Advertisement

Logistic Regression Methods in Selected Medical Information Systems

  • Anna Kasperczuk
  • Agnieszka DardzinskaEmail author
Conference paper
Part of the Lecture Notes in Computer Science book series (LNCS, volume 10646)

Abstract

This paper presents the process of building a new logistic regression model, which aims to support the decision-making process in medical database. The developed logistic regression model defines the probability of the disease and indicates the statistically significant changes that affect the onset of the disease. The value of probability can be treated as one of the feature in decision process of patient’s future treatment.

Keywords

Selection Logistic regression Decision system Information system 

References

  1. 1.
    Bender, R., Grouven, U.: Logistic regression models used in medical research are poorly presented [Letter]. BMJ 313, 628 (1996)CrossRefGoogle Scholar
  2. 2.
    Campillo, C.: Standardizing criteria for logistic regression models. Ann. Intern. Med. 119, 540–541 (1993)CrossRefGoogle Scholar
  3. 3.
    Chin, S.: The rise and fall of logistic regression. Aust. Epidemiol. 8, 7–10 (2001)Google Scholar
  4. 4.
    Dardzinska, A.: Action Rules Mining. Springer, Heidelberg (2013). doi: 10.1007/978-3-642-35650-6 CrossRefzbMATHGoogle Scholar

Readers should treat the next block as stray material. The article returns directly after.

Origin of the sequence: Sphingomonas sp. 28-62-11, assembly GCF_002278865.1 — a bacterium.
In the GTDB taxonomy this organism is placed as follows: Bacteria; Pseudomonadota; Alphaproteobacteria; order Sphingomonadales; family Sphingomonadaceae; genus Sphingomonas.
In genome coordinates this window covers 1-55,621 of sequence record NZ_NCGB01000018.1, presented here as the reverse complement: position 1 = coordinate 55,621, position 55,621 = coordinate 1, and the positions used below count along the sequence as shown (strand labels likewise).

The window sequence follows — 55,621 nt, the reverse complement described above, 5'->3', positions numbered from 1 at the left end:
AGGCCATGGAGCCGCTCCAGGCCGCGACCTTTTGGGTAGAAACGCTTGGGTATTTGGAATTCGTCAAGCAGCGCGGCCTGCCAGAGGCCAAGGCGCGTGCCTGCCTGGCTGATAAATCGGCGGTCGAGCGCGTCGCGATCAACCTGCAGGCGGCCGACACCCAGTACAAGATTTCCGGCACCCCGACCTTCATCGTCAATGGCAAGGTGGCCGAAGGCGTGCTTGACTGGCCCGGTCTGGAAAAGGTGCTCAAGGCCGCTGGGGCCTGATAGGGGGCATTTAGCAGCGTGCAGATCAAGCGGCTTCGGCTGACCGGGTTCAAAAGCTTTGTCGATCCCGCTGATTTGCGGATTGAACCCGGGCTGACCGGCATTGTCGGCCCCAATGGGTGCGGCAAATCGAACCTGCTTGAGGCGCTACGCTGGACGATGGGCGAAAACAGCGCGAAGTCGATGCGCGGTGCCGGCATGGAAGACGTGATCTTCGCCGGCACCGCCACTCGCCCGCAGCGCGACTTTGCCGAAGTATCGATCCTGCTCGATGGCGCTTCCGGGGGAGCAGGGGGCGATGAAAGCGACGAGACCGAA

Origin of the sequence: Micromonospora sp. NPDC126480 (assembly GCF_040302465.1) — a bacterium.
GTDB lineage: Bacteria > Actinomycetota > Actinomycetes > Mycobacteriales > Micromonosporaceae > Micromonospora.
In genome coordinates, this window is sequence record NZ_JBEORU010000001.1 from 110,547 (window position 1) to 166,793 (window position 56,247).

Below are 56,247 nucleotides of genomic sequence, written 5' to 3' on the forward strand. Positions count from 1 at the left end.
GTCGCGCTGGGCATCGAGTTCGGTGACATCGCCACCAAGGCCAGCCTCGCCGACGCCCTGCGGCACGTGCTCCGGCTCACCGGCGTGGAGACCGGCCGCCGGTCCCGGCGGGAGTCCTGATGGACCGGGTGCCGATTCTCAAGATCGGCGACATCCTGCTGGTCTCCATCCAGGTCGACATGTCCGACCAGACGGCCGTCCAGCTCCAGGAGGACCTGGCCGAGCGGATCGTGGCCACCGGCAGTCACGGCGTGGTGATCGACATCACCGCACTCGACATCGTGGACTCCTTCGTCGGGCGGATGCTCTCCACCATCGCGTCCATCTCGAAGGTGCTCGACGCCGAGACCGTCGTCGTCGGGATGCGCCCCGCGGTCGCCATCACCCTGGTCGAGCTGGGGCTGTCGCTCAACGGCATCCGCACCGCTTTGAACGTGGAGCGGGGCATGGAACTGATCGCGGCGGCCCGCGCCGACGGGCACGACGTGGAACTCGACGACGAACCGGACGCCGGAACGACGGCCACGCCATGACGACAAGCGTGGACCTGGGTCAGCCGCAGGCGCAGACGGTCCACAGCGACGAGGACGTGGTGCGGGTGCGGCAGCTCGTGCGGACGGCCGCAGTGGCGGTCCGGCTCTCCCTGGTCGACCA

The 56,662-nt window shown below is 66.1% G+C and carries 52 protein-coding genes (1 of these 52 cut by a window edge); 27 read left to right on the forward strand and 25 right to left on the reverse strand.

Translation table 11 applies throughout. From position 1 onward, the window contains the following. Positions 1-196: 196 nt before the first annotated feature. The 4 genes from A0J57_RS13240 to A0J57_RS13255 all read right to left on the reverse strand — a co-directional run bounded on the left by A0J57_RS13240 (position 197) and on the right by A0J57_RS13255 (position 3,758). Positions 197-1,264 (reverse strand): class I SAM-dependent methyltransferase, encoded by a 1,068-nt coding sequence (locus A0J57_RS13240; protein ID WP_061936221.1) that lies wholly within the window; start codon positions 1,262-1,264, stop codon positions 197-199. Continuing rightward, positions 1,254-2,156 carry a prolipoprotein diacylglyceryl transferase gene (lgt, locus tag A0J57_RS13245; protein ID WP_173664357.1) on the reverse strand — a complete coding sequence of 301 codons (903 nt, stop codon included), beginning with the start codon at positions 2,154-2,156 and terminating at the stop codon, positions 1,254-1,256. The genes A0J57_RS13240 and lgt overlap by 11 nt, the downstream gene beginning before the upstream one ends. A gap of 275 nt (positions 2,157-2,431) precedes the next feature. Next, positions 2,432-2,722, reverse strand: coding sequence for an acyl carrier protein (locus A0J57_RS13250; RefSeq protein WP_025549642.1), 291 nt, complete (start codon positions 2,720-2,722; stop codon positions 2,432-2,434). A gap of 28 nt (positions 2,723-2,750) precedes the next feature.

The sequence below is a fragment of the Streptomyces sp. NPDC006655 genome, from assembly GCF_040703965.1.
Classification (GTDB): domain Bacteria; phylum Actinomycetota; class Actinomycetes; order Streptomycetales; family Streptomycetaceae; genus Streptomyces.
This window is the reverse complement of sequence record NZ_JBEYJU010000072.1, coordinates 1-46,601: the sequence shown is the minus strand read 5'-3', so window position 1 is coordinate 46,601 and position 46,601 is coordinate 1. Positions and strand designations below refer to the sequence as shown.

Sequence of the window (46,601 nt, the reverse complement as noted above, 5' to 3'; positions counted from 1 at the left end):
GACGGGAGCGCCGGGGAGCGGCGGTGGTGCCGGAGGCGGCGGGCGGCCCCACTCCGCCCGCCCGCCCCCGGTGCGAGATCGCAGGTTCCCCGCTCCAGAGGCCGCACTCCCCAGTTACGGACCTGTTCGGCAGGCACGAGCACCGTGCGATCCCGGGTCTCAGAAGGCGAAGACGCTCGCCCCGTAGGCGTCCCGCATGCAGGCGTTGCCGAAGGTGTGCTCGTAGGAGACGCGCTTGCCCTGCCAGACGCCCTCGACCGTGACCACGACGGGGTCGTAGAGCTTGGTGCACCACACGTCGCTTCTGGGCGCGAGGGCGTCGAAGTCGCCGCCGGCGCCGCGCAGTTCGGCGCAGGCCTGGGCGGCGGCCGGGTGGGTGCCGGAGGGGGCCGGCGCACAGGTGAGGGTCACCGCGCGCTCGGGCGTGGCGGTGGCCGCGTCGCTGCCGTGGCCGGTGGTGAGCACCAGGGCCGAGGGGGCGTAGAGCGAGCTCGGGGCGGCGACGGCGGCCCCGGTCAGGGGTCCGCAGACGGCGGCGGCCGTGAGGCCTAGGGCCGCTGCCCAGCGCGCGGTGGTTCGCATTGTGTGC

5. 5.
    Hall, G.H., Round, A.P.: Logistic regression: explanation and use. J. R. Coll. Physicians Lond. 28, 242–246 (1994)Google Scholar
  6. 6.
    Harrell, F.: Regression Modeling Strategies with Applications to Linear Models, Logistic Regression, and Survival Analysis. Springer-Verlag, New York (2001). doi: 10.1007/978-3-319-19425-7 zbMATHGoogle Scholar
  7. 7.
    Hosmer, D., Lemeshow, S.: Applied Logistic Regression. Wiley, New Jersey (2000)CrossRefzbMATHGoogle Scholar
  8. 8.
    Jiang, H., Kulkarni, P.M., Mallinckrodt, C.H., Shurzinske, L., Molenberghs, G., Lipkovich, I.: To adjust or not to adjust for baseline when analyzing repeated binary responses? The case of complete data when treatment comparison at study end is of interest. Pharm. Stat. 14, 262–271 (2015)CrossRefGoogle Scholar
  9. 9.
    de Jong, P., Heller, G.Z.: Generalized Linear Models for Insurance Data. Cambridge University Press, Cambridge (2008)CrossRefzbMATHGoogle Scholar
  10. 10.
    Kasperczuk, A., Dardzinska, A.: Comparative evaluation of the different data mining techniques used for the medical database. Acta Mechanica et Automatica 10(3), 233–238 (2016)CrossRefGoogle Scholar
  11. 11.
    Khan, K.S., Chien, P.F., Dwarakanath, L.S.: Logistic regression models in obstetrics and gynecology literature. Obstet. Gynecol. 93, 10014–10020 (1999)Google Scholar
  12. 12.
    Levy, P.S., Stolte, K.: Statistical methods in public health and epidemiology: a look at the recent past and projections for the next decade. Stat. Methods Med. Res. 9, 41–55 (2000)CrossRefzbMATHGoogle Scholar
  13. 13.
    Zhang, Z., Chen, K., Ni, H., et al.: Predictive value of lactate in unselected critically ill patients: an analysis using fractional polynomials. J. Thorac. Dis. 6, 995–1003 (2014)Google Scholar

Copyright information

© Springer International Publishing AG 2017

Authors and Affiliations

  1. 1.Department of Mechanical Engineering, Division of Biocybernetics and Biomedical EngeeneringBialystok University of TechnologyBialystokPoland

Personalised recommendations